Tuesday, June 12, 2007
Whoever said you can't get too much of a good thing didn't know about neonates and oxygen. We try to keep a premature baby's oxygen saturation - the level of oxygen in their blood - in a certain range, 88% to 94% for example, because not only can too little oxygen be harmful, but also too much can be harmful, especially to the eyes and lungs. We continuously measure the oxygen saturation with a monitor and adjust the amount of oxygen we give the baby based on what the monitor tells us. If the oxygen saturation goes too high or low, an alarm on the monitor goes off to let us know so we can adjust the amount of oxygen we're giving.
Over the past several years we have learned that it's better to keep the baby's oxygen level at a lower range than previously done. We used to keep their oxygen saturations at, say, 92 to 97%, whereas now they might be kept at 88 to 94 % or maybe 85 to 92%, the level varying from NICU to NICU.
There's one problem, though. It can be tough to get the people who adjust the amount of oxygen given, primarily the nurses, to accept that too much oxygen is bad for a baby and that it really is important to keep the oxygen level from going too high. It's pretty easy to get a nurse to increase the amount of oxygen given when a baby's oxygen saturation falls to, say, 80%, but it seems harder to get them to decrease the amount of oxygen given when the saturation is, say, 98%. It's understandable; all our life we're taught how we need enough oxygen. The too much oxygen thing almost goes against our nature.
One way we try to keep the oxygen levels lower is by setting lower the level at which the monitor alarms. If we want to keep the oxygen saturation level below 92%, we would probably set the monitor so it alarms when the saturation goes above 94%. Here, too, we have a problem sometimes with getting the nurses to set the alarm at a lower level that we used to, and this bothers me some. Why do we have trouble getting some of the nursing staff to do this?
It's not because it's not explained to them. A few years ago when we decreased our suggested oxygen saturation range and monitor alarm limits we gave inservices to the nurses explaining why we were doing so, showing them the research that proved it was beneficial. Some nurses caught right on and were very conscientious in adjusting the amount of oxygen given and the alarm limits, but others didn't seem to take it too seriously. My experience is not unique, because an article in the latest Pediatrics shows that in the NICU studied the upper monitor alarm limit was set correctly only 23% of the time, with it usually being set too high.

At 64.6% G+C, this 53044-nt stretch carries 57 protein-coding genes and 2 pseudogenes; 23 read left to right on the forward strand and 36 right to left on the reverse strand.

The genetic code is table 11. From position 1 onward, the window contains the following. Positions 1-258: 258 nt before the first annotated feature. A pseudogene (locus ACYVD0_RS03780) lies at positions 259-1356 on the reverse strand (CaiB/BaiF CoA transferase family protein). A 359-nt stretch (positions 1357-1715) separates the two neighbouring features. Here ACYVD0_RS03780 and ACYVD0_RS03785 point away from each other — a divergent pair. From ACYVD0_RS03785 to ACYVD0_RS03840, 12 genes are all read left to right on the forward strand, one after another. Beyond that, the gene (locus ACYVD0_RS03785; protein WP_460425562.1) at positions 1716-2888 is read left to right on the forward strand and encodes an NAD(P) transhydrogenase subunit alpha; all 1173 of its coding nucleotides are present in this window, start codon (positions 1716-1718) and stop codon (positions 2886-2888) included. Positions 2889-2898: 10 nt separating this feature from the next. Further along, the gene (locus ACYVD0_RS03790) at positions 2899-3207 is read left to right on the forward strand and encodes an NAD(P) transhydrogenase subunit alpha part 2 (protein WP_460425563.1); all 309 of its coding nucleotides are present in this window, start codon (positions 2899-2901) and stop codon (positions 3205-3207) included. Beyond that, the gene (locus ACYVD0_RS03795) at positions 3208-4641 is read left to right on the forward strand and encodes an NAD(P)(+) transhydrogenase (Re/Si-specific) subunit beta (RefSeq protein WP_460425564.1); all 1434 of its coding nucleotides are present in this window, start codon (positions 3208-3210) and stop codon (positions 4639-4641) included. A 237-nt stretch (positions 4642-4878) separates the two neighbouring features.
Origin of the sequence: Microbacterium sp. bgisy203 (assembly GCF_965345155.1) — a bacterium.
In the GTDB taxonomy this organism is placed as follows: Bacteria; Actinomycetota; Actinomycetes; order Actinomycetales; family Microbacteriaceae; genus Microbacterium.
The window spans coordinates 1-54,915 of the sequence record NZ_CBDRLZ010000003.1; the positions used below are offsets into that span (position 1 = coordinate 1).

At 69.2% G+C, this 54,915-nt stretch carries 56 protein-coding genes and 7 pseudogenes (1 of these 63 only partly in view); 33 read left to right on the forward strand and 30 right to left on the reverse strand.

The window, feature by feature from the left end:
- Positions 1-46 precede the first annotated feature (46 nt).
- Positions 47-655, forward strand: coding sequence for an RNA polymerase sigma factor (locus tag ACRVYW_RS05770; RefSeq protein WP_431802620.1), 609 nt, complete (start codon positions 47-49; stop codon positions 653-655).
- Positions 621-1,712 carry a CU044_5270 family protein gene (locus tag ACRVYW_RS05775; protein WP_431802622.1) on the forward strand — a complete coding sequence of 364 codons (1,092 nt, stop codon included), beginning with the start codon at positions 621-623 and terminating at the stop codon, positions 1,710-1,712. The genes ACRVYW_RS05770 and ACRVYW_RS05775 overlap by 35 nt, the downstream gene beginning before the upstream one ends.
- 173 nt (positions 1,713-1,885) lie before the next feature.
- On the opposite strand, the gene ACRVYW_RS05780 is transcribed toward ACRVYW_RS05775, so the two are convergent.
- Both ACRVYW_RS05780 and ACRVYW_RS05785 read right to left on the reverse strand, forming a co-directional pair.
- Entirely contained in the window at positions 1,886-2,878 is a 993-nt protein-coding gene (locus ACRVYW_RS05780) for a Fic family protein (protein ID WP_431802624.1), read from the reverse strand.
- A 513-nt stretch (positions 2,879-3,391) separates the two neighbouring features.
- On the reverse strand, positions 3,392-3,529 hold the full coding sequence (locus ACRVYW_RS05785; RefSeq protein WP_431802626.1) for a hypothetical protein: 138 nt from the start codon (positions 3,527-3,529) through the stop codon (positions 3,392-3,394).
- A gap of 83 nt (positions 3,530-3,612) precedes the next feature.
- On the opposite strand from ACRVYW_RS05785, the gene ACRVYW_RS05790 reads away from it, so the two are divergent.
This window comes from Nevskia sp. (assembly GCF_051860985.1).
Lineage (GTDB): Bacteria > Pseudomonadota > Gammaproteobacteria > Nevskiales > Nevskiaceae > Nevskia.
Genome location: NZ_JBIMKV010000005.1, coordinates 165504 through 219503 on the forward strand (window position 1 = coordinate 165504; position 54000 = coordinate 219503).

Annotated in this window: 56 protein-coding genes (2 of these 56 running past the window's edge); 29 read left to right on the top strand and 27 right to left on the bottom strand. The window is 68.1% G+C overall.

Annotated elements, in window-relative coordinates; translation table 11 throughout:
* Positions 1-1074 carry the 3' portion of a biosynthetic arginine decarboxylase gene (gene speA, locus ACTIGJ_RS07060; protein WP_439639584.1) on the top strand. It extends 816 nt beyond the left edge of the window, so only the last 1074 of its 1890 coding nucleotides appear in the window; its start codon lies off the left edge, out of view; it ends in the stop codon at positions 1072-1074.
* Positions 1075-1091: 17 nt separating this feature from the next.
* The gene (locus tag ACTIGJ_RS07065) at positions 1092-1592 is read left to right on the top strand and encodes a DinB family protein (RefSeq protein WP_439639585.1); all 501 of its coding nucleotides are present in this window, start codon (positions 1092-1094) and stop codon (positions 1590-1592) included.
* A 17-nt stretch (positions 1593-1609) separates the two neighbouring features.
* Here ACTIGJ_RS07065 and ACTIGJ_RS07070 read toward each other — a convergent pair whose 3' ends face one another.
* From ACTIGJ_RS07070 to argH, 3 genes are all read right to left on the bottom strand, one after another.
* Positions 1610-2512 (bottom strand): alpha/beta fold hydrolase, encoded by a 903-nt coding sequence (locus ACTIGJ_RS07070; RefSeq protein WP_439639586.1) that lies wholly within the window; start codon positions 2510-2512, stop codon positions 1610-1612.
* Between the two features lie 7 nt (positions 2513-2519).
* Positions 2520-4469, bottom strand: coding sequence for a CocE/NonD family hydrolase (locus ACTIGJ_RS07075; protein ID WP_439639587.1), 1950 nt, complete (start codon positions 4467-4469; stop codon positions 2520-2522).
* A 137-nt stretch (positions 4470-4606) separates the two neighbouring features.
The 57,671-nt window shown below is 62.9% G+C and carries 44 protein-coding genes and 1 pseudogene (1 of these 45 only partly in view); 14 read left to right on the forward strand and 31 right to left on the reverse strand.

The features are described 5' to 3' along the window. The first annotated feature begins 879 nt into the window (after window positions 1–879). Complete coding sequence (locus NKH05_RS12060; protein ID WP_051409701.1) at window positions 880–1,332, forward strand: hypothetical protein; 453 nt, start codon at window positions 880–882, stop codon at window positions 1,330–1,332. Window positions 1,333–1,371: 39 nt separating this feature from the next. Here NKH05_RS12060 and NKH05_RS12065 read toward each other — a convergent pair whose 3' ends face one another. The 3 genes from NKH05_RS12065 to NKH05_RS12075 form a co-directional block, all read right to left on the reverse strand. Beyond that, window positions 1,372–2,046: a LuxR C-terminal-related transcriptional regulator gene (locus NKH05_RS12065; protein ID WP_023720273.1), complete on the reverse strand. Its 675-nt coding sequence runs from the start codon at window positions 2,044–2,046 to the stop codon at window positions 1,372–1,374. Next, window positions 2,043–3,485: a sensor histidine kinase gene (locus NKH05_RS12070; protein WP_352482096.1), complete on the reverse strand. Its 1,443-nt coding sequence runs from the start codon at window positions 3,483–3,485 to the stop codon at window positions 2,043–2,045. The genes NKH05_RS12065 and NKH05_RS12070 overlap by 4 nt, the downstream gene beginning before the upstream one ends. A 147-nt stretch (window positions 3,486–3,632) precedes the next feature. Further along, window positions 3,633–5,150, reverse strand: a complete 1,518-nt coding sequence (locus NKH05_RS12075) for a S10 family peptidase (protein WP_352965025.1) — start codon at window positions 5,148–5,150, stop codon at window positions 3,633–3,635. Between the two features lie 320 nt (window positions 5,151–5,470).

Why, I wonder, is change so hard for some people? Change can be hard for me, too, but when it's explained to me why a change will be better, I change. Also, if a standing order or policy changes, I follow the new standing order or policy. So why don't some of the nurses follow the new policy of setting the oxygen alarm limits lower? It can drive me a little batty at times.
Please don't take this as a broadside against nurses. Some of them change admirably and want to keep up with the latest information. Also, nurses are hardly the only people who have trouble changing. I know there are some doctors who are set in their ways or are just not conscientious about making certain important changes. But still, it bugs me.
A few years ago I gave one of the inservices explaining why we now wanted to keep the oxygen levels in a baby's blood lower. One of the nurses dozed through most of my presentation, which was short and, hey, not that boring. When my inservice was done, I said,"Okay, now, let's keep those oxygen saturations in the normal range."
The nurse sniffed sarcastically. "Oh, is that what we have to do now?" like it was a totally ridiculously thing to do and a waste of her time. I wanted to kick her behind out the door. We're taking care of babies here, not making widgets, so when a change improves their care, doggone it, we'd better change.